Development that takes advantage of Africa’s climate requires massive investments—fifty billion dollars per year by 2050, according to the United Nations—as well as transfers of technology and expertise. However, as Tshisekedi pointed out, rich countries have not kept their funding promises, a situation made all the more serious by the pandemic draining African countries’ budgets. This issue will need to be given more attention at the next Group of Seven (G7) or Group of Twenty (G20) meetings and at the UN Climate Change Conference of the Parties (COP26) this fall in Scotland.
The key to change could be to give more consideration to African solutions. For Africans, climate change is not a threat, but a reality, and they can provide solutions—both ancestral and innovative—to inspire the rest of the world.
Ancestral solutions come from centuries of agroecology based on traditional know-how. Philosopher Mohammed Taleb has clearly demonstrated that the fight for the environment is first and foremost a social and cultural struggle to defend the lands inherited from ancestors, rather than simply an effort to preserve a stock of resources. It is also a struggle rooted in the working classes.
In the 1980s, President Thomas Sankara’s Burkina Faso was a symbol of African ecology, including a real reforestation policy that was based in part on popular and spiritual culture. The waste sector, a new lever for economic and social development and the pillar of the new circular economy, has existed in Africa since before the colonial period. This African cosmology has been broken by colonization whose goal was to “develop” lands insufficiently exploited by African populations.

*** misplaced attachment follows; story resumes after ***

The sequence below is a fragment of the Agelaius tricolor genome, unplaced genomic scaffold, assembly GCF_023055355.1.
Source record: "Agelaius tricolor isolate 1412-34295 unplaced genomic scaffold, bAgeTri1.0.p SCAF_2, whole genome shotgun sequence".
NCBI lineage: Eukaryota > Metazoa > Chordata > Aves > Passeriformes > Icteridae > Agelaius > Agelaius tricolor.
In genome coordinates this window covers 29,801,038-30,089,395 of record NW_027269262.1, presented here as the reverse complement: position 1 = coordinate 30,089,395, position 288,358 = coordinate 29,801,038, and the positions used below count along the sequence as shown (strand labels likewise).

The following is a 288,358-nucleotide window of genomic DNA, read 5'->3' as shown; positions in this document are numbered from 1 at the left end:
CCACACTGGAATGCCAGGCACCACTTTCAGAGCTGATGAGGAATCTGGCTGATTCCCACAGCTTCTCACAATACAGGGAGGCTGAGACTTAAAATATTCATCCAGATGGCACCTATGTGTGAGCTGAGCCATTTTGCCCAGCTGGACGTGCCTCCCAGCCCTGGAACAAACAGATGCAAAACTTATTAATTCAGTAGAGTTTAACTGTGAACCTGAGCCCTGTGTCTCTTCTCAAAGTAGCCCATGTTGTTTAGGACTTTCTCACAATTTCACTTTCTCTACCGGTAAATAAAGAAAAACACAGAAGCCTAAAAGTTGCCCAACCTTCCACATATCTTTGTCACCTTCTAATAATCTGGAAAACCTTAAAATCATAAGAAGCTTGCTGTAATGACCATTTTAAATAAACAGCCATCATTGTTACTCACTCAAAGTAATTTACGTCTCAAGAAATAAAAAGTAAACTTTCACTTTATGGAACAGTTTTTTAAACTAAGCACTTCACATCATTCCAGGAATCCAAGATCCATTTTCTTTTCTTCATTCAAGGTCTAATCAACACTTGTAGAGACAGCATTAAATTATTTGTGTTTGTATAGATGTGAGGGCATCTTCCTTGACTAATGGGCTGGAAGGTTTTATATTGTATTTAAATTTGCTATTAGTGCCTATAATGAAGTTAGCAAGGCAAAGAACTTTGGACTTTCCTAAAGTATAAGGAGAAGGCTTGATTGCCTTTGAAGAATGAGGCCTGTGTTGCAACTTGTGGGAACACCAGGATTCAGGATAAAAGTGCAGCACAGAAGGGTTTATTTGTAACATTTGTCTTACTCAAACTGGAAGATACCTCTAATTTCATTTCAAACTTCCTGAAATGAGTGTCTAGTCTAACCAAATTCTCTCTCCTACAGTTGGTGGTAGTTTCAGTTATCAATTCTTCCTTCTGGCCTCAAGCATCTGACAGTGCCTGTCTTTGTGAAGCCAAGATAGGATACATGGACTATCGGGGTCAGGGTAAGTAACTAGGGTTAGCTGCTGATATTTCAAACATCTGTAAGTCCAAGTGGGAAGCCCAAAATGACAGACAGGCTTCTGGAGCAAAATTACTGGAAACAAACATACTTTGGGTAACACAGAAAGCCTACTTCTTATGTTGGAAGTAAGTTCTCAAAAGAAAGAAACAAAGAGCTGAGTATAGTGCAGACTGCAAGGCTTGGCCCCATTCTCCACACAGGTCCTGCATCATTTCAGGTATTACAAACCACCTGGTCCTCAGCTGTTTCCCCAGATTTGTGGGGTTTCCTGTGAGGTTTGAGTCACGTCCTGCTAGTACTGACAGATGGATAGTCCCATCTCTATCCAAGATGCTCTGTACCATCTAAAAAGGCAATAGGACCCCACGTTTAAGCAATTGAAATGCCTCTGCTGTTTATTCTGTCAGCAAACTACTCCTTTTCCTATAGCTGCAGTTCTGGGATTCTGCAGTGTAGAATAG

Innovative solutions come from Africans’ ecological know-how developed in the era of the digital economy. A Nigerian university trains 300 women to recycle plastic bags into bags, baskets, or other accessories, which are then sold. In Cameroon, an engineer installs solar panels in villages where electricity is too expensive or out of reach. In Kenya, to clean up pollution from Lake Nakuru, a company collects wastewater from sewers and turns waste into fuel briquettes.
At the community level, smart cities are more advanced in Africa than in much of the world. New eco-cities like Kilamba near Luanda, Angola; the green Centenary City near Abuja, Nigeria; the Kenyan technological city of Konza; and Appolonia in Ghana display this promise. The urban emergency justifies this inventiveness, since in 2050, Africa will be the home of one in four of the world’s human beings, including 1.5 billion urban dwellers with exponential energy needs.
Finally, global warming will not be solved without Africa because the world will need its soil.
The Congo Basin, the world’s second largest lung (behind the Amazon), has forests that act as an essential carbon sink for climate regulation. As the UN Environmental Program points out, Africa is home to 30 percent of the world’s mineral reserves, 40 percent of the world’s gold, and up to 90 percent of its chromium and platinum, making it an ideal hub for manufacturing green technologies such as batteries, wind turbines, and hydrogen fuel cells.
The challenge here is not only African. But just as Africa faces the most urgency to tackle the problem, it must be at the heart of the solutions in the universal fight against global warming.
Ambassador Rama Yade is the director of the Atlantic Council’s Africa Center. Follow her on Twitter @ramayade.